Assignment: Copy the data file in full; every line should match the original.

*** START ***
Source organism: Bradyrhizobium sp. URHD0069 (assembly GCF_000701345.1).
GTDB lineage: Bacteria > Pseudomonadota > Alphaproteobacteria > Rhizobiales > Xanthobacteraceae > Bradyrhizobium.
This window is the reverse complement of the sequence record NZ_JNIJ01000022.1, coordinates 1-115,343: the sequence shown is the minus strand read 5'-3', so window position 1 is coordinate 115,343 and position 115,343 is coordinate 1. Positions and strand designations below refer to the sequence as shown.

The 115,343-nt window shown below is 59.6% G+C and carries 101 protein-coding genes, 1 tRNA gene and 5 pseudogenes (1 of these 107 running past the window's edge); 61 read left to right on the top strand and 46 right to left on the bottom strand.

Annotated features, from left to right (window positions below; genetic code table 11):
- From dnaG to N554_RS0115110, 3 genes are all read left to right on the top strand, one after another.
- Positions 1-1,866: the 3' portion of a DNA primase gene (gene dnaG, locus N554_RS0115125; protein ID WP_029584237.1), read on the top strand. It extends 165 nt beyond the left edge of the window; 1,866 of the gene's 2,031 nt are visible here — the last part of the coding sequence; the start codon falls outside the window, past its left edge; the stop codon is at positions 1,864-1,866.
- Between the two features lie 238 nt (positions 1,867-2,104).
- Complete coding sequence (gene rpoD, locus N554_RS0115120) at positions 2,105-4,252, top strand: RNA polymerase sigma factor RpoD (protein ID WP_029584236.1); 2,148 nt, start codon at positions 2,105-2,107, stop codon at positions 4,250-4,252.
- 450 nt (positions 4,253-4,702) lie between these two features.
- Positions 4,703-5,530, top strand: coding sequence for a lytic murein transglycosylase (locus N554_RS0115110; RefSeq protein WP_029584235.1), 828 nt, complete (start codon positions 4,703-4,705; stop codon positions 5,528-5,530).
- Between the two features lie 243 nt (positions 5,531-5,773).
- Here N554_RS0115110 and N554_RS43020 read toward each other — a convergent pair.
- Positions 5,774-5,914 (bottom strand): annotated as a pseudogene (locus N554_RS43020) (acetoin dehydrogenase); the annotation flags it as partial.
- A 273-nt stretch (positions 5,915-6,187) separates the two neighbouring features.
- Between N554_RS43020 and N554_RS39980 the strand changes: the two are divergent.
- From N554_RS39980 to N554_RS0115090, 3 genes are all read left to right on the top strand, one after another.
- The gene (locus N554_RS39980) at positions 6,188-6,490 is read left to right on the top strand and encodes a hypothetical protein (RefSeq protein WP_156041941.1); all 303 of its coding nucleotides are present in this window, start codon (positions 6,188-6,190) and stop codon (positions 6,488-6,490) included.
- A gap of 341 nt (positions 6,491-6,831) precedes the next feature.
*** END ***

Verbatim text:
Source organism: Bradyrhizobium sp. URHD0069 (assembly GCF_000701345.1).
GTDB lineage: Bacteria > Pseudomonadota > Alphaproteobacteria > Rhizobiales > Xanthobacteraceae > Bradyrhizobium.
This window is the reverse complement of the sequence record NZ_JNIJ01000022.1, coordinates 1-115,343: the sequence shown is the minus strand read 5'-3', so window position 1 is coordinate 115,343 and position 115,343 is coordinate 1. Positions and strand designations below refer to the sequence as shown.

The 115,343-nt window shown below is 59.6% G+C and carries 101 protein-coding genes, 1 tRNA gene and 5 pseudogenes (1 of these 107 running past the window's edge); 61 read left to right on the top strand and 46 right to left on the bottom strand.

Annotated features, from left to right (window positions below; genetic code table 11):
- From dnaG to N554_RS0115110, 3 genes are all read left to right on the top strand, one after another.
- Positions 1-1,866: the 3' portion of a DNA primase gene (gene dnaG, locus N554_RS0115125; protein ID WP_029584237.1), read on the top strand. It extends 165 nt beyond the left edge of the window; 1,866 of the gene's 2,031 nt are visible here — the last part of the coding sequence; the start codon falls outside the window, past its left edge; the stop codon is at positions 1,864-1,866.
- Between the two features lie 238 nt (positions 1,867-2,104).
- Complete coding sequence (gene rpoD, locus N554_RS0115120) at positions 2,105-4,252, top strand: RNA polymerase sigma factor RpoD (protein ID WP_029584236.1); 2,148 nt, start codon at positions 2,105-2,107, stop codon at positions 4,250-4,252.
- 450 nt (positions 4,253-4,702) lie between these two features.
- Positions 4,703-5,530, top strand: coding sequence for a lytic murein transglycosylase (locus N554_RS0115110; RefSeq protein WP_029584235.1), 828 nt, complete (start codon positions 4,703-4,705; stop codon positions 5,528-5,530).
- Between the two features lie 243 nt (positions 5,531-5,773).
- Here N554_RS0115110 and N554_RS43020 read toward each other — a convergent pair.
- Positions 5,774-5,914 (bottom strand): annotated as a pseudogene (locus N554_RS43020) (acetoin dehydrogenase); the annotation flags it as partial.
- A 273-nt stretch (positions 5,915-6,187) separates the two neighbouring features.
- Between N554_RS43020 and N554_RS39980 the strand changes: the two are divergent.
- From N554_RS39980 to N554_RS0115090, 3 genes are all read left to right on the top strand, one after another.
- The gene (locus N554_RS39980) at positions 6,188-6,490 is read left to right on the top strand and encodes a hypothetical protein (RefSeq protein WP_156041941.1); all 303 of its coding nucleotides are present in this window, start codon (positions 6,188-6,190) and stop codon (positions 6,488-6,490) included.
- A gap of 341 nt (positions 6,491-6,831) precedes the next feature.